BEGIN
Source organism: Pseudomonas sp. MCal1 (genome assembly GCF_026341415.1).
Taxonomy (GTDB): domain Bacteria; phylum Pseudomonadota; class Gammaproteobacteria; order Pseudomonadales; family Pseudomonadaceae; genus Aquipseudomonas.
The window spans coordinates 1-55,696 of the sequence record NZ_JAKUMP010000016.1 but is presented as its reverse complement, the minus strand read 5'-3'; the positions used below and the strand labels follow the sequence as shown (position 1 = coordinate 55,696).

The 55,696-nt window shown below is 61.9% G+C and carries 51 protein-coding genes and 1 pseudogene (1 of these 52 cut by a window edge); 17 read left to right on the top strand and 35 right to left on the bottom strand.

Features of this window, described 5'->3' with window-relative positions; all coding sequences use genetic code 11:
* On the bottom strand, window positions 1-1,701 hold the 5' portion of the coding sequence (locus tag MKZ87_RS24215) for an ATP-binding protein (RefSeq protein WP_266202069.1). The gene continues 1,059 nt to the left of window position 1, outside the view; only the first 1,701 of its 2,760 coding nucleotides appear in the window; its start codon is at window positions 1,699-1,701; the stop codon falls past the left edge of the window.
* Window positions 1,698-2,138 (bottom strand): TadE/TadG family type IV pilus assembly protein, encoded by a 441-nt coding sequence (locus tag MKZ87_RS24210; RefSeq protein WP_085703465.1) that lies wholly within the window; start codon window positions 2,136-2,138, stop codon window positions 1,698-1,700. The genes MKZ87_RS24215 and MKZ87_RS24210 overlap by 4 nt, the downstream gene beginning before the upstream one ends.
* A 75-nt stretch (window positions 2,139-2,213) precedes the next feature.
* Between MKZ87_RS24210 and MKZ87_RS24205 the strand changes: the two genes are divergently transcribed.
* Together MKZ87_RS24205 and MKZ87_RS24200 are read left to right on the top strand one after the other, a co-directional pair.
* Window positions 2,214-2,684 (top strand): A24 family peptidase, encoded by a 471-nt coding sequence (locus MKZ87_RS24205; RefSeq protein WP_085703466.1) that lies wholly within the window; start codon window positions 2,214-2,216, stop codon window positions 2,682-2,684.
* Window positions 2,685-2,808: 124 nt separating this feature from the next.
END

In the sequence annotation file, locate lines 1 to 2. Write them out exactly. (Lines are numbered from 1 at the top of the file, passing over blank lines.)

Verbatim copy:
Source organism: Pseudomonas sp. MCal1 (genome assembly GCF_026341415.1).
Taxonomy (GTDB): domain Bacteria; phylum Pseudomonadota; class Gammaproteobacteria; order Pseudomonadales; family Pseudomonadaceae; genus Aquipseudomonas.